Coronary Blood Flow In The Assessment Of Thrombolytic Agents

A variety of thrombolytic agents have been developed over the past two decades with the hope of improving coronary blood flow and, hence, mortality in acute MI. Initial efforts to restore antegrade flow to occluded vessels began with the administration of intracoronary thrombolytic agents in the late 1970s and the early 1980s (44-47). These recanalization trials and the intracoronary route of thrombolytic administration were logistically demanding, and they were soon replaced by trials involving the simpler and the more rapid intravenous route of thrombolytic administration in 90-min patency trials in the mid 1980s (47,48). The original open artery hypothesis, namely that early and full reperfusion would lead to improved clinical outcomes, was subsequently confirmed by large-scale megatrials with angiographic substudies that linked improved 90-min patency profiles of front-loaded recombinant tissue plasminogen activator (rtPA) to improved left ventricular function and, in turn, to improved mortality (49,50).

The interobserver variability inherent in the TFG classification scheme is reflected in the wide range of rates of TIMI grade 3 flow reported for a single drug, front-loaded tissue-type plasminogen activator (tPA). A pooled analysis involving 1492 patients from all large angiographic thrombolytic trials of front-loaded tPA to date, reveals a 90-min patency rate of 82% (60% rate of TIMI 3 flow and 22% rate of TIMI 2 flow) (50-57) (Fig. 7). As shown in Fig. 7, the rates of TIMI grade 3 flow vary tremendously from a high of 71% in the initial report of Neuhaus et al. (51) to a low of 45% in the RAPID 2 trial (57). The overall rate of TIMI grade 3 flow in the TIMI Angiographic Core Laboratory over the years has been 60%, which is the same as the rate reported across all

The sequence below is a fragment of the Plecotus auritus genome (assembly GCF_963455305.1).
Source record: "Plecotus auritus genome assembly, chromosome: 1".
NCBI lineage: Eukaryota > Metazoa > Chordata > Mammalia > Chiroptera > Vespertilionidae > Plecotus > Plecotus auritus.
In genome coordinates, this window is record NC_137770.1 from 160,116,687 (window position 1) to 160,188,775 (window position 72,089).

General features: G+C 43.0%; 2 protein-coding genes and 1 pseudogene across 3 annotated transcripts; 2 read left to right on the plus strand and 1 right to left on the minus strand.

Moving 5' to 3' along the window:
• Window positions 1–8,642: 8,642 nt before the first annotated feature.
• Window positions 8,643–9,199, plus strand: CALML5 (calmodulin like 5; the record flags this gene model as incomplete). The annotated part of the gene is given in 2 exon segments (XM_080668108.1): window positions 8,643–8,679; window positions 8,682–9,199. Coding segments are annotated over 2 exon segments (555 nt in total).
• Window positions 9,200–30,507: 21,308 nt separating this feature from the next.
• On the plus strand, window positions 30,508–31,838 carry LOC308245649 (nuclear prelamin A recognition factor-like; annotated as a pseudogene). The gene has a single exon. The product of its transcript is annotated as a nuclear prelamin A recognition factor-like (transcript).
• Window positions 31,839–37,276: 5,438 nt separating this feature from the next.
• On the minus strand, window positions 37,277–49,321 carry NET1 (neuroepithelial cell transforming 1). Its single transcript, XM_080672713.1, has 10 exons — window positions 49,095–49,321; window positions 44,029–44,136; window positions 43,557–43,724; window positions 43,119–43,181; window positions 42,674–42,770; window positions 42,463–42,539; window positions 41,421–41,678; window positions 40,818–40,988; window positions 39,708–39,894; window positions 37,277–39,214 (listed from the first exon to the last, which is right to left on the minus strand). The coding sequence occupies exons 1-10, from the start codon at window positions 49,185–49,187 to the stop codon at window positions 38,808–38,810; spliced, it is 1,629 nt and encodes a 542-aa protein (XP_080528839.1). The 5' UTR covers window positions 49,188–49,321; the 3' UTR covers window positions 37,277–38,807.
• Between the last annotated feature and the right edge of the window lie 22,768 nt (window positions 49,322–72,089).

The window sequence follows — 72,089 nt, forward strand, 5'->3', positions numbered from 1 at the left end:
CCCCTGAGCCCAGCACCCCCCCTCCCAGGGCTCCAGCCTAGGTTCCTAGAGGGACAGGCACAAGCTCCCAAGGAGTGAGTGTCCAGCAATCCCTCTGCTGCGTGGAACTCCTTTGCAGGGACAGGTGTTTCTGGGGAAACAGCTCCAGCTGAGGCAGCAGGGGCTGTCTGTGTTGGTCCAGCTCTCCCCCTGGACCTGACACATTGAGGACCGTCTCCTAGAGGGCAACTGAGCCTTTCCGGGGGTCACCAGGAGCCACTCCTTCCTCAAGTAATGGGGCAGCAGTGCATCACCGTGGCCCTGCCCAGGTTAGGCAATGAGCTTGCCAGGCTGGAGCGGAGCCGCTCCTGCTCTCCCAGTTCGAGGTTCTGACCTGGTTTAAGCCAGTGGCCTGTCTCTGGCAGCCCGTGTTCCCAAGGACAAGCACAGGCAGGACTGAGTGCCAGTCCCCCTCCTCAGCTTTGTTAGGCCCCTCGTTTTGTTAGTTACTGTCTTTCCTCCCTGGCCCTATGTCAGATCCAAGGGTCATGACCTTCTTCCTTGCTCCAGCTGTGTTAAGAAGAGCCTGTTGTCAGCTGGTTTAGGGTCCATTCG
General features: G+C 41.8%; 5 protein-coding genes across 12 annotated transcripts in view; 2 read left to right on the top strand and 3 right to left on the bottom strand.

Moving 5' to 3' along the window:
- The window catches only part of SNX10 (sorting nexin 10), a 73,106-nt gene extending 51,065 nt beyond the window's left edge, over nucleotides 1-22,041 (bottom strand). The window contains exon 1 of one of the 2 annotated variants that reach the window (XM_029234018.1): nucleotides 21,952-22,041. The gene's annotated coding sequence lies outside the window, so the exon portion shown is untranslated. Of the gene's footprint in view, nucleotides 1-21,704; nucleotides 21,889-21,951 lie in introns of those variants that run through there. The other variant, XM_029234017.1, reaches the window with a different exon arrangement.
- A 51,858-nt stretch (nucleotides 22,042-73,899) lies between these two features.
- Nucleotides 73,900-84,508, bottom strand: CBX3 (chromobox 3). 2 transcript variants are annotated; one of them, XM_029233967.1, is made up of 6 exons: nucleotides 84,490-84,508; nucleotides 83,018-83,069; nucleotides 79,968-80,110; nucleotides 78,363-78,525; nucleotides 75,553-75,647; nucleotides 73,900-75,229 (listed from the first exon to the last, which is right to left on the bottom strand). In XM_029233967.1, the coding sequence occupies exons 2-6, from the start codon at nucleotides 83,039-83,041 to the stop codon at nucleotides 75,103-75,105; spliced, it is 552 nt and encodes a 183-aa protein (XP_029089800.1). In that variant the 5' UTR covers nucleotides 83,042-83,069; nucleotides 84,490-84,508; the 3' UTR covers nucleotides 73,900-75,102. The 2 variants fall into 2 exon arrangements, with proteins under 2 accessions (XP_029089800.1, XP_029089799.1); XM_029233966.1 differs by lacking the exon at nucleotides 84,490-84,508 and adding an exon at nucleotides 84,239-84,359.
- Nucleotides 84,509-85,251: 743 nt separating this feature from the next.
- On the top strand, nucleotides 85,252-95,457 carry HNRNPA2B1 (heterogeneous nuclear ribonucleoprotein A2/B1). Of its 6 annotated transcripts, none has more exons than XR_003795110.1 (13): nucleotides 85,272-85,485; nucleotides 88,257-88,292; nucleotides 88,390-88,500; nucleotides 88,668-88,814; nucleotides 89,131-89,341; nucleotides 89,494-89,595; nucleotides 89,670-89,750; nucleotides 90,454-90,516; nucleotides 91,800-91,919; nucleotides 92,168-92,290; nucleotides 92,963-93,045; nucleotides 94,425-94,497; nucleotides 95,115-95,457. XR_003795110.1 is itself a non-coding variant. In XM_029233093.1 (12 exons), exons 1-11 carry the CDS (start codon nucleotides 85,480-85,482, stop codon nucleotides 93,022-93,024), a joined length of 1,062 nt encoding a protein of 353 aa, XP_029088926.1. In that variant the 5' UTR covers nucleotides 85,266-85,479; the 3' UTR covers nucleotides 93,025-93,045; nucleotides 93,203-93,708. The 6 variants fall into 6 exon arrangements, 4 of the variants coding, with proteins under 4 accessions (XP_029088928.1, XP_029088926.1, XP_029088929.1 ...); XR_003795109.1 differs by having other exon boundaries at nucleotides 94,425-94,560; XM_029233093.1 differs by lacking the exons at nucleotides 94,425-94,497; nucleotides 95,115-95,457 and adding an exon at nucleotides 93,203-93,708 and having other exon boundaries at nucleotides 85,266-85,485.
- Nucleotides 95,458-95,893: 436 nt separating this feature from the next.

Fig. 7. The interobserver variability in the assessment of TIMI grade 3 flow for a single drug (tPA) is shown here. The rate of TIMI grade 3 flow following front-loaded tPA administration extends from a high value of 71% to a low value of 45%. Overall, the rate of TIMI grade 3 flow is 60%, the same as that reported over the years by the TIMI Angiographic Core Laboratory.

Fig. 7. The interobserver variability in the assessment of TIMI grade 3 flow for a single drug (tPA) is shown here. The rate of TIMI grade 3 flow following front-loaded tPA administration extends from a high value of 71% to a low value of 45%. Overall, the rate of TIMI grade 3 flow is 60%, the same as that reported over the years by the TIMI Angiographic Core Laboratory.

trials to date. Thus, the TIMI Angiographic Core Laboratory reflects the central tendency of how TIMI grade 3 flow is read in a variety of angiographic core laboratories from around the world.

In an effort to improve upon this 60% rate of TIMI grade 3 flow, variants of tPA have been developed such as recombinant plasminogen activator (rPA) (57), which is a nong-lycosylated deletion mutant of wild-type tPA, novel plasminogen activator (NPA), and a genetically engineered mutant of tPA (TNK) (54). The Reteplase vs Alteplase Patency Investigation during Myocardial Infarction (RAPID-2) trial was a small angiographic patency study which demonstrated a higher 90-min rate of TIMI grade 3 flow for rPA compared to tPA (60 vs 45%, p = 0.01). It should be noted that this 45% rate of TIMI grade 3 flow for front-loaded tPA was significantly lower than the rates reported in many of the trials in Fig. 7. Consistent with the 60% rate of TIMI grade 3 flow observed for rPA, the results of the Global Use of Strategies to Open Occluded Coronary Arteries (GUSTO) III trial demonstrated no significant difference in mortality at 30 d (7.47% for rPA vs 7.24% for tPA, p = 0.54) or the combined endpoint of death/disabling stroke (7.89% for rPA vs 7.91% for tPA,p = 0.97) (58). Both TNK and NPA have also achieved approx 60% rates of TIMI grade 3 flow at the doses studied (54).

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